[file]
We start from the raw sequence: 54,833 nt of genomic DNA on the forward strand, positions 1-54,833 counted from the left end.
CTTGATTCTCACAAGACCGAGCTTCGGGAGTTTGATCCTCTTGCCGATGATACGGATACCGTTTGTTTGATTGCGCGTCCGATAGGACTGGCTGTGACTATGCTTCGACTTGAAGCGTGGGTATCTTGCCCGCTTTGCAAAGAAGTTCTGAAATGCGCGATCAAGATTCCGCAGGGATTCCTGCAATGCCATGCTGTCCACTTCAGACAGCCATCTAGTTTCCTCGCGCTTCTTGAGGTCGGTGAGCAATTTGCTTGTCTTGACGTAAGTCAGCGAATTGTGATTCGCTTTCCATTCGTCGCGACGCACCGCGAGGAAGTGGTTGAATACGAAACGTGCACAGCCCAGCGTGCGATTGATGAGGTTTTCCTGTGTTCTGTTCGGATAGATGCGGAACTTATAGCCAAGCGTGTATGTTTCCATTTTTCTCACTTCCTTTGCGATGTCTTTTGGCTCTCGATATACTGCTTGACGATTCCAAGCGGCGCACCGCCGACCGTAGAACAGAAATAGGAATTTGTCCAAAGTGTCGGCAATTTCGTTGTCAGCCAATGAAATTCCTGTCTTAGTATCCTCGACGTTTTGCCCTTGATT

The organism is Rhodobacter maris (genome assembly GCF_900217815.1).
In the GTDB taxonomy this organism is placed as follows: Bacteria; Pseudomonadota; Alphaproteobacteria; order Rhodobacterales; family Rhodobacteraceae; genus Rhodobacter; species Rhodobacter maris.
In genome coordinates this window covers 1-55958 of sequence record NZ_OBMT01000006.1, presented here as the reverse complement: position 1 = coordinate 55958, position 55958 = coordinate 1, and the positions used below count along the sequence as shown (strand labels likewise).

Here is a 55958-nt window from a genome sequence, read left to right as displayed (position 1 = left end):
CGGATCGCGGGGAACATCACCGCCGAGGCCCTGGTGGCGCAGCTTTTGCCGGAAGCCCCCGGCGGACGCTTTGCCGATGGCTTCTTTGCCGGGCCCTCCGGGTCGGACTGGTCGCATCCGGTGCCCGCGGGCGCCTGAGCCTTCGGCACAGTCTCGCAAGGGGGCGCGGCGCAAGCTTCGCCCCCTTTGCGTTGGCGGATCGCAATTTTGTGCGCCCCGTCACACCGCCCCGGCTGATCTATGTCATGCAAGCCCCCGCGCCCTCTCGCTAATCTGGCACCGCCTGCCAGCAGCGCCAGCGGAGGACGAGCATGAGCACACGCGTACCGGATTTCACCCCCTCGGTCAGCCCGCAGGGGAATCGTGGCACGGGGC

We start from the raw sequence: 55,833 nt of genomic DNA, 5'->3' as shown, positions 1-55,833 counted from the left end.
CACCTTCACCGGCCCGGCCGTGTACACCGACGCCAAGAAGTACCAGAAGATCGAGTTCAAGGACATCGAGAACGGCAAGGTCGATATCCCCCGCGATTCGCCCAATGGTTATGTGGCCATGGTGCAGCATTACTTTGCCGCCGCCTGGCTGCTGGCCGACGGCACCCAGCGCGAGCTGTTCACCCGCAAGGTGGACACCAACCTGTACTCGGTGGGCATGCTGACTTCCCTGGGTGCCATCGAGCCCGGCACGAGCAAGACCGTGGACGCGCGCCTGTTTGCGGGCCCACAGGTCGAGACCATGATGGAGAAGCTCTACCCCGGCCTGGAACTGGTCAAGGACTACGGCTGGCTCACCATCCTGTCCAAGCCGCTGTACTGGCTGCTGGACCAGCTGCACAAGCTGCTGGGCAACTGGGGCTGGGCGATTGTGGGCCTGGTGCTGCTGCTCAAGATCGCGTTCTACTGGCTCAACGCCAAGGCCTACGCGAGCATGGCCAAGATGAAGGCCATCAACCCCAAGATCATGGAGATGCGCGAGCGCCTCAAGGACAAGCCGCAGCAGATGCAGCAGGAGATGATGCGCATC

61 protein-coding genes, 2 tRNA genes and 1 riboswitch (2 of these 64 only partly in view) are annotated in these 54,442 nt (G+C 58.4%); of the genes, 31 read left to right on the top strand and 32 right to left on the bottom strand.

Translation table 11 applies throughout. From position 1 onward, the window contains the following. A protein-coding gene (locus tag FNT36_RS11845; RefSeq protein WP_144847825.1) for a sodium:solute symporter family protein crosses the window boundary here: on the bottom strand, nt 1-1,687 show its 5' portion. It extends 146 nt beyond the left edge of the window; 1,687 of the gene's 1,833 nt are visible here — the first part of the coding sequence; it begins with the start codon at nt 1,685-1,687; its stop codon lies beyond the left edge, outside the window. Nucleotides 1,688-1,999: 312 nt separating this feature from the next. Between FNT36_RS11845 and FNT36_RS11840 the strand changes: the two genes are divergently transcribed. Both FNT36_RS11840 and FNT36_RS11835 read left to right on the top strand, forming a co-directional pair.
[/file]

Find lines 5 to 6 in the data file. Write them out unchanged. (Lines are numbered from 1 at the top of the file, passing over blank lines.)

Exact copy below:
In genome coordinates this window covers 1-55958 of sequence record NZ_OBMT01000006.1, presented here as the reverse complement: position 1 = coordinate 55958, position 55958 = coordinate 1, and the positions used below count along the sequence as shown (strand labels likewise).

Here is a 55958-nt window from a genome sequence, read left to right as displayed (position 1 = left end):